Written by Georgia Roberts and

For more details please contact us

The subconscious part of our brain can process 11 million pieces of information per second. Our conscious brain can process around 40. The moment that our eyes meet a new face, our brain will make assumptions about that person’s character, ability and potential – quicker than we recognise the colour of their hair.

The assumptions that we make are based on our own experiences, upbringing and environment. This is called our unconscious bias. We all have unconscious bias, it is unintentional, instantaneous and often wrong. Our biases can have a damaging effect on the diversity of our workforce as, amongst other things, they can impair our ability to recruit objectively.

Bias in recruitment

Unconscious bias is ingrained in our DNA – we are programmed to trust and therefore be drawn towards those who look like ourselves. Anyone “different” falls into our “danger category”; this has been scientifically proven. This means that there can be significant bias in the recruitment process as interviewers are fighting against their own biology to choose the best candidate based on merit alone.

This is evidenced by a study conducted by the University of Sheffield. Three CV’s of male candidates were sent to over 3000 UK Companies advertising jobs. The CVs were identical save for the candidate names. One had a typical “White name”, one a typical “Asian name” and the third, a typical “African name”. On average, it took the “White” CV 9 applications to get an interview in comparison to 16 applications for the “Asian” and “African” CVs.

Blind is best?

An answer to tackling bias in recruitment comes from Boston as far back as 1952. The Boston Symphony Orchestra recognised that it had a predominately male composition and want to change this. It decided to start auditioning musicians behind a screen so that they could only be judged on their musical ability – not gender or appearance. Some women even removed their shoes to ensure that the clop of heels didn’t give away their identities.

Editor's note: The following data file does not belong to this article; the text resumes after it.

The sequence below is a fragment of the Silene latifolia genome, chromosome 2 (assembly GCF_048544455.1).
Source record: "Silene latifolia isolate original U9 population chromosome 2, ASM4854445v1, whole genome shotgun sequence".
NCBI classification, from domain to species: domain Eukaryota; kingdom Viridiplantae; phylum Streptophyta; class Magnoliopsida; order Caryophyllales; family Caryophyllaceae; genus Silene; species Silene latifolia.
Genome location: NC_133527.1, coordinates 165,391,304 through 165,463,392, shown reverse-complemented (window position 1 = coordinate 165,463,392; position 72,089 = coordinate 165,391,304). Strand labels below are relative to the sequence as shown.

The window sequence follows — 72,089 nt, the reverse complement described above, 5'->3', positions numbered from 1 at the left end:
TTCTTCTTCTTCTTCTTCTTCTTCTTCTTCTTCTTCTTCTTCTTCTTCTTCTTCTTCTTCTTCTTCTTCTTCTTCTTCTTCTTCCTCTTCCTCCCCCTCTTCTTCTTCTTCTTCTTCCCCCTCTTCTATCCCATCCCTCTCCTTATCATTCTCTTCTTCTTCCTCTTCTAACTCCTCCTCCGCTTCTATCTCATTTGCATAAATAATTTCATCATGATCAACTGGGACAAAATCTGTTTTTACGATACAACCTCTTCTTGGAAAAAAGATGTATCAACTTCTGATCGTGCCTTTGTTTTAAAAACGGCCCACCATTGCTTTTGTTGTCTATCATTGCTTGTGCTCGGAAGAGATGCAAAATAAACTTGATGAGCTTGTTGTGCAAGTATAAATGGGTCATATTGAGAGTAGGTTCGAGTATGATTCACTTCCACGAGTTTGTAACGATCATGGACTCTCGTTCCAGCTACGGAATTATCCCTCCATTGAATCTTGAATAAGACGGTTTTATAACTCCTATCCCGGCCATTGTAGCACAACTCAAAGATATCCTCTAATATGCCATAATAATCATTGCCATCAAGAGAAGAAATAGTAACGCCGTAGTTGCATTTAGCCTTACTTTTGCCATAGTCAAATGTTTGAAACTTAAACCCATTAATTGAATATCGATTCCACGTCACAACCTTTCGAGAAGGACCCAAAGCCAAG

Since then, lots of businesses have followed suit in order to eradicate subconscious bias from the recruitment process. Some major law firms have stopped interviewees from giving any information about which university or school they attended in order to neutralise bias towards Oxbridge and private school applicants.

Consultancy giant EY also removed academic and work experience criteria for entry level hires back in 2015. Their policy has evolved further so that now candidates are interviewed anonymously by an outsourced provider, meaning that interviewers at the final stage know nothing about the shortlisted candidates until they arrive in the interview room.

Advocates of blind recruitment say that it ensures the hiring of the best person for the role which should in itself lead to greater diversity in the workplace.

Why is diversity so important?

Businesses all have objectives. There are often multiple ways in which to achieve those objectives and some routes will be more effective than others. If your bias rules and you employ replicas of yourself, you’re likely to be stuck with a limited way of thinking and therefore may suffer from a lack of productivity, innovation and collaboration in your workforce.

Studies suggest that employees are happier in a diverse working environment. A recent poll of more than 2,000 UK employees found that only 56% of those surveyed believed that their employer was committed to improving diversity in their work place. Further research that has revealed that employees are three times more likely to leave their job when working for an employer whom they don’t believe is committed to improving diversity in their work force.

This is why diversity and inclusion should be high on employers’ agendas. The importance of overcoming unconscious bias at the recruitment stage is therefore essential to promote diversity throughout the business.

Are we going backwards?

Critics of blind recruitment say that there is so much more to candidates than their bare bones which is all that the process leaves behind. Is blind recruitment actually just accepting that we are unable to recruit without being discriminatory? Opponents say that we are placing our focus in the wrong place – we should be understanding and challenging our own unconscious bias instead of removing the ability to celebrate differences in streamlining the recruitment process to remove all demographic information.

Perhaps this is a valid argument but why can’t we do both? There is no doubt that blind recruitment can prevent an assessor from being influenced by their subconscious when a CV of someone “different” lands on their desk. 35% of UK business are currently using some form of blind recruitment in practice, so utilising this method, along with increasing our understanding of and challenging our unconscious bias can work towards ensuring that our work place becomes more inclusive and diverse.

24th January 2019